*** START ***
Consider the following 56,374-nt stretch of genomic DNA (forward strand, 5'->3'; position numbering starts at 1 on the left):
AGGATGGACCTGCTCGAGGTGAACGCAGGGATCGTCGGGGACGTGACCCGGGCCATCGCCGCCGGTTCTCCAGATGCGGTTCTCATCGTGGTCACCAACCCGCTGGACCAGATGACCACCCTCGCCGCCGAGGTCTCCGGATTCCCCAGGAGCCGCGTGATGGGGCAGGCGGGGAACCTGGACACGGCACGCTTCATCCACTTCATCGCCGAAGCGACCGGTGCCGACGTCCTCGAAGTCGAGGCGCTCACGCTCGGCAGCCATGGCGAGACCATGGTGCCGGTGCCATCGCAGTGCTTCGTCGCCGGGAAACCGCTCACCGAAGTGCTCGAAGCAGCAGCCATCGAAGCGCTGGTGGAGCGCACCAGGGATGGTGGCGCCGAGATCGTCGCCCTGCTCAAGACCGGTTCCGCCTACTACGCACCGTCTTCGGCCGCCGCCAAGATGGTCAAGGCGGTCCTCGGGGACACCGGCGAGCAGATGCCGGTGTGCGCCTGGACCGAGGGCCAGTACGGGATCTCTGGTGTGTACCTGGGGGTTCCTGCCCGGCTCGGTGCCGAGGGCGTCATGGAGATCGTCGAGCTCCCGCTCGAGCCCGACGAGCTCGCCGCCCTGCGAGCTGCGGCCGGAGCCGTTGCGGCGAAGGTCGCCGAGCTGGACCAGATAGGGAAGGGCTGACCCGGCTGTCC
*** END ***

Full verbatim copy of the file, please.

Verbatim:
Consider the following 56,374-nt stretch of genomic DNA (forward strand, 5'->3'; position numbering starts at 1 on the left):
AGGATGGACCTGCTCGAGGTGAACGCAGGGATCGTCGGGGACGTGACCCGGGCCATCGCCGCCGGTTCTCCAGATGCGGTTCTCATCGTGGTCACCAACCCGCTGGACCAGATGACCACCCTCGCCGCCGAGGTCTCCGGATTCCCCAGGAGCCGCGTGATGGGGCAGGCGGGGAACCTGGACACGGCACGCTTCATCCACTTCATCGCCGAAGCGACCGGTGCCGACGTCCTCGAAGTCGAGGCGCTCACGCTCGGCAGCCATGGCGAGACCATGGTGCCGGTGCCATCGCAGTGCTTCGTCGCCGGGAAACCGCTCACCGAAGTGCTCGAAGCAGCAGCCATCGAAGCGCTGGTGGAGCGCACCAGGGATGGTGGCGCCGAGATCGTCGCCCTGCTCAAGACCGGTTCCGCCTACTACGCACCGTCTTCGGCCGCCGCCAAGATGGTCAAGGCGGTCCTCGGGGACACCGGCGAGCAGATGCCGGTGTGCGCCTGGACCGAGGGCCAGTACGGGATCTCTGGTGTGTACCTGGGGGTTCCTGCCCGGCTCGGTGCCGAGGGCGTCATGGAGATCGTCGAGCTCCCGCTCGAGCCCGACGAGCTCGCCGCCCTGCGAGCTGCGGCCGGAGCCGTTGCGGCGAAGGTCGCCGAGCTGGACCAGATAGGGAAGGGCTGACCCGGCTGTCC